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Cats and Dogs, Misc pets

Recognizing Signs of Stress in Your Pet

The Paw Print

Essential Pet Blog

Black and brown dog laying on a wood floor

It’s probably a holdover from our youth but for many of us, the thought of the summer season conjures up memories of sleeping in, family vacations, and long leisurely days. Even in our adult lives, warmer summer weather beckons us to relax and slow down. But have you ever considered what summer means to your pet? As the weather gets warmer, schedules tend to shift. This change in season can bring about major disruptions to your pet’s routine, which can result in stress and nervousness. Children are out of school, family vacations are being scheduled, and backyard barbecues draw crowds that can make introverted pets feel uncomfortable… and don’t even get us started on the Fourth of July.

Summer can be a difficult season for our pets, so it’s important to be able to recognize the signs of stress for them.

Recognizing Signs of Stress in Your Pet

Pacing and shaking

Much like the way humans react when they’re nervous or scared, our pets might tremble or pace. If you notice your pet shaking or walking a path repeatedly, it’s a good idea to assess their environment and think about what could be stressing them out.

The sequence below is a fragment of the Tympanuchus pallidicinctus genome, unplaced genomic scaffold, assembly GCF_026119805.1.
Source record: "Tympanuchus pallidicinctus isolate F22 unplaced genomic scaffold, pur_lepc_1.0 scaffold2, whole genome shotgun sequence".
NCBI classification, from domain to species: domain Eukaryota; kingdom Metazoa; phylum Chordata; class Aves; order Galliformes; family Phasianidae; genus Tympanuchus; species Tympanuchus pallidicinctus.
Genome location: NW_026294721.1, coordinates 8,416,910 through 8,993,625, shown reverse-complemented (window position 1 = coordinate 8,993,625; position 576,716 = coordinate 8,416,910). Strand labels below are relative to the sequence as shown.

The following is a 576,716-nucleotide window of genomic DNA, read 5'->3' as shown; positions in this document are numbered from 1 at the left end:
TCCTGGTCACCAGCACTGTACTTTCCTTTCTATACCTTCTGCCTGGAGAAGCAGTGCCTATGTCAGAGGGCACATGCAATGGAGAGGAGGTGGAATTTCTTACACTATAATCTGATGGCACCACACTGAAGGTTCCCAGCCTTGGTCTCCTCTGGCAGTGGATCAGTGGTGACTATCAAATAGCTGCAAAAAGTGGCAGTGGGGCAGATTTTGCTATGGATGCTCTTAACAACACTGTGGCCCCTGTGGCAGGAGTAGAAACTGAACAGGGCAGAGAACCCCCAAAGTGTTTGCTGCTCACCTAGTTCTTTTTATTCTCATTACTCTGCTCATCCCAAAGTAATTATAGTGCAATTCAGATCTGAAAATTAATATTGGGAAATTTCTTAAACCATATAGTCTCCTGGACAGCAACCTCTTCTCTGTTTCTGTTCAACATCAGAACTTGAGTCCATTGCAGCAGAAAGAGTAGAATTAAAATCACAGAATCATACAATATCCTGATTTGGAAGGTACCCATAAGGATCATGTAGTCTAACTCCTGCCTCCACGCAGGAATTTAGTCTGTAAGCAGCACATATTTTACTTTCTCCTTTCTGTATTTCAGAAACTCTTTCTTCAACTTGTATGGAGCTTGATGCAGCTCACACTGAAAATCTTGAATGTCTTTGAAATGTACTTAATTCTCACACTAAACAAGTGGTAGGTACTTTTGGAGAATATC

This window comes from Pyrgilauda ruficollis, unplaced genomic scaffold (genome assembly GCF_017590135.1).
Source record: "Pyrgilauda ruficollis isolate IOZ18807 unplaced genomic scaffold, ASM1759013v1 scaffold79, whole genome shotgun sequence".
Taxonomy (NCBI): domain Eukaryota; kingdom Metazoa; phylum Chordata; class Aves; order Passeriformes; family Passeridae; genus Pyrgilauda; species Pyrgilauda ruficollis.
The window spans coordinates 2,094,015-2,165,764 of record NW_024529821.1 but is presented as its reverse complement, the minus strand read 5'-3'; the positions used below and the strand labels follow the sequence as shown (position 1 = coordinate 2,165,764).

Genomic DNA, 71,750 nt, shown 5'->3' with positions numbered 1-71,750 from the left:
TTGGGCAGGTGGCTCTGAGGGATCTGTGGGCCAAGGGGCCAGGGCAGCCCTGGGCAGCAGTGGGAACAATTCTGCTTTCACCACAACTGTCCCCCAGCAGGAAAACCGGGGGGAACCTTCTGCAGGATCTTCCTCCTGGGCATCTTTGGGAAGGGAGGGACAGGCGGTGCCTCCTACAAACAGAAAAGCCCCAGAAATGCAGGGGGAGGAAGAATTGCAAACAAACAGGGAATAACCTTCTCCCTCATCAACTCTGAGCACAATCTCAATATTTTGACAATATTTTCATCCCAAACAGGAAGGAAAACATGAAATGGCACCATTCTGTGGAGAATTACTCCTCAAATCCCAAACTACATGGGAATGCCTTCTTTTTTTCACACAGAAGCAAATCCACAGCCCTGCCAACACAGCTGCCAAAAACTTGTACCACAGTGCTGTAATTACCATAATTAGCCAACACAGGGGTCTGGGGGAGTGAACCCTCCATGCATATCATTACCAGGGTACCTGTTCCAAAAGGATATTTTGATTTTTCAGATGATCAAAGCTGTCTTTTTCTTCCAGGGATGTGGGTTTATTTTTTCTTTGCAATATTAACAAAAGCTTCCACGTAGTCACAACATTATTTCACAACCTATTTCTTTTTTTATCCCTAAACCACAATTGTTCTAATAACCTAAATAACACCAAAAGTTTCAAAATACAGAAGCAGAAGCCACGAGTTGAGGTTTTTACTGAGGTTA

Increased shedding

Although a little early summer shedding is nothing to be concerned about, excessive shedding can be a cause for concern. Many pets shed their winter coats as the weather warms up but if you notice an increase in pet fur in your home or if you begin to see bald spots on your pet, it could an indicator that he or she is feeling stressed out.

Behavioral changes

Think about it. When you’re feeling stressed, you’re just not yourself. The same goes for our pets; sometimes things happen that cause our pets to act outside of their personalities. If your typically outgoing dog becomes shy or skittish, or if your laid back cat suddenly is acting feisty, it could be that they are experiencing a stressful time. Additional changes to look out for include increased sleeping, isolation, or aggression.

Appetite and digestive changes

Diarrhea, constipation, and changes in eating habits can indicate an issue. If you notice a drastic change in your pet’s eating habits or if they’re experiencing digestive issues, stress could be the cause. It is worth mentioning that any time you notice anything out of the ordinary with your pet’s digestive patterns, it’s a good idea to contact your veterinarian to discuss your concerns. Stress may be the culprit, or it could be a more serious underlying issue. Talking with your vet will help you determine the best course of action for caring for your pet.

If you notice any of these signs of stress in your pet, there are actions you can take to make them more comfortable. Most importantly, you should remove the source of stress (if possible), and give your pet a safe and calm space to settle down in. If possible, stay with your pet and offer plenty of petting and soothing. An edible calming aid may help relieve their nervousness, or you may want to try a calming collar made with a blend of essential oils known for their calming properties.

On behalf of Essential Pet, we wish you and your pets a safe and relaxing summer season.

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